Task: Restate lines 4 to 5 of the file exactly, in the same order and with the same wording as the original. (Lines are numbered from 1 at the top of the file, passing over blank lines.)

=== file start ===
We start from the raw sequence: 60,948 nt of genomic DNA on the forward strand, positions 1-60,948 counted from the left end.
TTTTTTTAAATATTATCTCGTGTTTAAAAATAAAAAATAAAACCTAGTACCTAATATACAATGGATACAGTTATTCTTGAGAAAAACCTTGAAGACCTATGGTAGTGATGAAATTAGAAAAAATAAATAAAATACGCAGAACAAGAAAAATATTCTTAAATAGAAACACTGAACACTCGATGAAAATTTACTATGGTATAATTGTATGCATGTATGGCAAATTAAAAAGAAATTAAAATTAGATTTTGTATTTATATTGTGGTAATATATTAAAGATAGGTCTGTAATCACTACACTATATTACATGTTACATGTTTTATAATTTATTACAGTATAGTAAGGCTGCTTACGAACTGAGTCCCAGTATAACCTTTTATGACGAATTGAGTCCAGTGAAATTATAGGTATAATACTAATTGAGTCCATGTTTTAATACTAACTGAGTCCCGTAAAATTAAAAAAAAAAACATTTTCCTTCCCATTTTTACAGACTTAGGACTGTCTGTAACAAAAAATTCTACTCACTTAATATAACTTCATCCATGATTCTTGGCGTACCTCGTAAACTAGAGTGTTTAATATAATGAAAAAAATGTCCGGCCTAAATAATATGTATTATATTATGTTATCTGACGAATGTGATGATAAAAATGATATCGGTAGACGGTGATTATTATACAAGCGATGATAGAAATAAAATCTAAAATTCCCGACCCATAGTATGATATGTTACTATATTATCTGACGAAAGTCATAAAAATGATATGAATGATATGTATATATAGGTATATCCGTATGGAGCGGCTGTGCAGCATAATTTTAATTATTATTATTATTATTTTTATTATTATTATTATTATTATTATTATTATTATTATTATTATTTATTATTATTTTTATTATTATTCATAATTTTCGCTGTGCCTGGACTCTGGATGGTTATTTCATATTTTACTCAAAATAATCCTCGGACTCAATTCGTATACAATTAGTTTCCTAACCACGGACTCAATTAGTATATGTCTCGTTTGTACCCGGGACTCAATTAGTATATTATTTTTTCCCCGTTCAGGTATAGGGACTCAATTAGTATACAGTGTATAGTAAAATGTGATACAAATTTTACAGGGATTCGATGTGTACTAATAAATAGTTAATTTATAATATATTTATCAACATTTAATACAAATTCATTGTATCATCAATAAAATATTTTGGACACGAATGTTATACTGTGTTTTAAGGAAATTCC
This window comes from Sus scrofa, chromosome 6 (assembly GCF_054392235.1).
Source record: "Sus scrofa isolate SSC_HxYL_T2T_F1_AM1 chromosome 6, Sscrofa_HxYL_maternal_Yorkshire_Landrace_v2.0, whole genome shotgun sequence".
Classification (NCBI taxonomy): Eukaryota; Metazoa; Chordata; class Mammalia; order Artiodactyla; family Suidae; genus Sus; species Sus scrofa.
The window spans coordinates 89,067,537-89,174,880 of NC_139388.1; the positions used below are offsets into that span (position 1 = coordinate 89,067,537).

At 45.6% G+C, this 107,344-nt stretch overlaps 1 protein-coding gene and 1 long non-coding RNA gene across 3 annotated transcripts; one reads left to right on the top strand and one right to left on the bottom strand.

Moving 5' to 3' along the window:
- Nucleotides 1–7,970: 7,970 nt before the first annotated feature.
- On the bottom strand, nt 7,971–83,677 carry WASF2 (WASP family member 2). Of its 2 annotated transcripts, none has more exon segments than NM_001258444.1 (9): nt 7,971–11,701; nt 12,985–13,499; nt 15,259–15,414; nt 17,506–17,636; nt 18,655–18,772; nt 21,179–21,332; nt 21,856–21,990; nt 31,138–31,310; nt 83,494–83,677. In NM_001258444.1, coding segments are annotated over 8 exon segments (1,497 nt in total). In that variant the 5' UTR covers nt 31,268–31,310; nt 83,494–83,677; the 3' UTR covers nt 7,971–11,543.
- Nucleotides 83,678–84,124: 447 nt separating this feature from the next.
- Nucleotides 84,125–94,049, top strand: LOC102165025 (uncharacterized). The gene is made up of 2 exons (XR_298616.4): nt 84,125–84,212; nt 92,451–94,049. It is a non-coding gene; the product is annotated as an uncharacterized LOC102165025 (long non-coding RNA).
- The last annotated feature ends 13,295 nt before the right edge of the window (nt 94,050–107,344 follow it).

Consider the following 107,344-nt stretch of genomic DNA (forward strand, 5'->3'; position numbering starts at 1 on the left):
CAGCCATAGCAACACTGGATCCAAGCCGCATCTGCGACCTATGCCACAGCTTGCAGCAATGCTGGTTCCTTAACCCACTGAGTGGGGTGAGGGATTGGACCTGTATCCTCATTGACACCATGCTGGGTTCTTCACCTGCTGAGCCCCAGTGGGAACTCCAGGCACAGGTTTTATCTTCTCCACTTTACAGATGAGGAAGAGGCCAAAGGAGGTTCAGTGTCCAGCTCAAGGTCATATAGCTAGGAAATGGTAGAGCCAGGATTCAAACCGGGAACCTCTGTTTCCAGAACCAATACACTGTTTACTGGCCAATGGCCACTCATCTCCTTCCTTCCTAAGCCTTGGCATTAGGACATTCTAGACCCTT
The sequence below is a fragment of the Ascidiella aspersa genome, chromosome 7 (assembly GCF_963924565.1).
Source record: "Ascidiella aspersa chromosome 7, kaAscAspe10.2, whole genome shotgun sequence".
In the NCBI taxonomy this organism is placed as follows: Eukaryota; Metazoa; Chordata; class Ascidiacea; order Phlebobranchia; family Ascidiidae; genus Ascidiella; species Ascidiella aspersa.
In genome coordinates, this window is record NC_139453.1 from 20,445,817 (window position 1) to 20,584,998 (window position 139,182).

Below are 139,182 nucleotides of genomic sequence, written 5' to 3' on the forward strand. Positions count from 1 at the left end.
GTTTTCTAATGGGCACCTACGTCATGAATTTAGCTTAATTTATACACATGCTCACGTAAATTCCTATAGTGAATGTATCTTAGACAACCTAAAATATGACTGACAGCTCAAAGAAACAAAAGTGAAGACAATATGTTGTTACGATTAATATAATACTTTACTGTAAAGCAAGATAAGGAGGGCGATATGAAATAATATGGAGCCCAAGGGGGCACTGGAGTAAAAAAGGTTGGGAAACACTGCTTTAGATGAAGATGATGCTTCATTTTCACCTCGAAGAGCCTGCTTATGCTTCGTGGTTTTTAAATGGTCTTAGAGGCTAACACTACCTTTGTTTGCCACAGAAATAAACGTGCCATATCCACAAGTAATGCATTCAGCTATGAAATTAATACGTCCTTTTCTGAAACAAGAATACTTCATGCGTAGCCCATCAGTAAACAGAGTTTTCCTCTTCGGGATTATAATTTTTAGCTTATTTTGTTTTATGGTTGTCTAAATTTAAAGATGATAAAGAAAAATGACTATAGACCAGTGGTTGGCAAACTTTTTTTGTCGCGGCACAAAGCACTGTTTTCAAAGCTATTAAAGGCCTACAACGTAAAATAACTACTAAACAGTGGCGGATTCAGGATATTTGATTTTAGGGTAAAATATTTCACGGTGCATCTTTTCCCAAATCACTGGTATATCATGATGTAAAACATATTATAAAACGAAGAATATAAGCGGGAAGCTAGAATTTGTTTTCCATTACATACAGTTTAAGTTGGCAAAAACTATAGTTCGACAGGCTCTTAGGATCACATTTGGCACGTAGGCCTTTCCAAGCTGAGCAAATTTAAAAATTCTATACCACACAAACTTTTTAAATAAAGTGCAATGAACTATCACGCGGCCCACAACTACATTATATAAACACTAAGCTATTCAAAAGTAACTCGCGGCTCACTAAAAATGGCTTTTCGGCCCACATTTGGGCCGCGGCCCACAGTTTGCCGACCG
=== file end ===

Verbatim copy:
Source record: "Sus scrofa isolate SSC_HxYL_T2T_F1_AM1 chromosome 6, Sscrofa_HxYL_maternal_Yorkshire_Landrace_v2.0, whole genome shotgun sequence".
Classification (NCBI taxonomy): Eukaryota; Metazoa; Chordata; class Mammalia; order Artiodactyla; family Suidae; genus Sus; species Sus scrofa.